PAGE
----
“The margin in the 2015 election was in the range of noise. It is unlikely an incumbent Government, somewhat bruised after five years in power, will benefit the same way it did when it was new, untested, and full of promise.”
Those were the words of former Presidential Advisor on Petroleum to Guyana, Dr Jan Mangal who in a post on social media expressed his belief that the chances that the incumbent APNU/AFC Administration has to be re-elected to office are low based on a number of factors.
According to Dr Mangal, a lot of what the coalition Government does now and how it plans for the future, particularly as it relates to the oil and gas industry, will determine whether or not it can be re-elected to office.
He also pointed to some areas where the incumbent Administration could improve, stating that it must assume that the chances of being re-elected were slim.
Dr Mangal said the Administration’s manifesto promises of making Government accountable would form part of the decision.
The David Granger-led Administration has failed to fulfil key promises, chief of which is ensuring constitutional reform. Also, while the coalition has made a commitment to creating jobs, it has instead fired thousands of sugar workers countrywide.
“Assume first oil by 2020 will not be a big factor with the voters in the 2020 election … Assume the voters would like to see the Government negotiating a fair deal with Exxon which maximises the benefit to the people of Guyana over the long term,” he advised.
Again, the Government has been staunchly criticised for the deal it inked with the US oil giant. Opposition Leader Bharrat Jagdeo had flayed the Government for the less-than-favourable terms it negotiated on Guyana’s behalf in the oil contract.
Jagdeo made it clear that despite Guyana holding all the cards when it sat down at the negotiations table, the end product was a contract heavily favouring Exxon.
He did not attack the oil company, as he noted it was Government’s duty to properly negotiate with the company, which no doubt had its eyes on profit maximisation and cost reduction.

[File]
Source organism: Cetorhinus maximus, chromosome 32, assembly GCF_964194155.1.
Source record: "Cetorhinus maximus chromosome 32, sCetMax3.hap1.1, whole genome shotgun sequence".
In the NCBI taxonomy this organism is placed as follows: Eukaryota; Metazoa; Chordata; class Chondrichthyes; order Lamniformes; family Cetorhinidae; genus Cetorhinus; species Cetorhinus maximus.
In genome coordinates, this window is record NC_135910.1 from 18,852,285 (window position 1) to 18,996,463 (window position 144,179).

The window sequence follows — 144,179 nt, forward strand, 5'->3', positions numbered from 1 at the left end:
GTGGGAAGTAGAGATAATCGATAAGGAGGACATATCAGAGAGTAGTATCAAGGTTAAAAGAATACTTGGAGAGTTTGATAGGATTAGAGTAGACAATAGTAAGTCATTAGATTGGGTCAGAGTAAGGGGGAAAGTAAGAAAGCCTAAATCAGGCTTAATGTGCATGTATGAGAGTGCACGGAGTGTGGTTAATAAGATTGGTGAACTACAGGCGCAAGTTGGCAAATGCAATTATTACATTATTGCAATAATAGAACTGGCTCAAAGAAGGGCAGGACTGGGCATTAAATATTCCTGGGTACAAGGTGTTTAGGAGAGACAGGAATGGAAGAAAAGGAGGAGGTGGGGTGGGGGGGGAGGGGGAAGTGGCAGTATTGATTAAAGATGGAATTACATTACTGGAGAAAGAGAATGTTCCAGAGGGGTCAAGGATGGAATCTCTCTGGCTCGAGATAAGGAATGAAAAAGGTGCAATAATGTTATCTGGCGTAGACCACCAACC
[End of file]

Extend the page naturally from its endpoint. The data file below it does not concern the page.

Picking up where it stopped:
The deal was also not well received by civil society groups and other citizens.
Meanwhile, Dr Mangal said the Government must also bear in mind that voters would be looking to see if it set up an oil industry that was free of future mismanagement and corruption.
However, this remains a widespread concern, especially since the Administration was focused on making the Finance Minister a key manager of how the funds were spent and saved.
Jagdeo has long criticised the Petroleum Commission Bill, saying it was both “oily” and “slick”. He is against full ministerial control of the Natural Resources Fund also. Although the Government has catered for a representative from the Opposition to sit on the committee governing the Fund, Jagdeo has objected to this proposal, stating that politicians should not be included.
The former Presidential Advisor on Petroleum said Government must also assume the voters would like to see some national development prior to 2020 in the form of infrastructure, education, and health care, etcetera, which would require borrowing.
He is suggesting that robust long-term strategic and tactical plans for developing Guyana using oil revenue should be implemented. Dr Mangal said he would like to see these plans include a significant pay raise for all sectors’ employees; making the University of Guyana the preeminent university in the Caribbean; and extensive infrastructural and agricultural development.
Also, he said focus should be placed on making Guyana (and Iwokrama) the leading centre for research into rainforest and green issues; making Guyana a test case and leading research centre for dealing with rising sea level; and finally, making Guyana a cultural and commercial link between the Anglo-Caribbean countries and Latin South American countries.
While some economists, accountants and analysts have mixed views on how the oil revenue should be spent, most of them have concluded that Guyana’s rising debt was something to also consider.
Guyana’s total public debt has been increasing over the last three years – going from $317.7 billion in 2015 to $344.9 billion in 2017, according to the Public Debt Annual Report of 2017.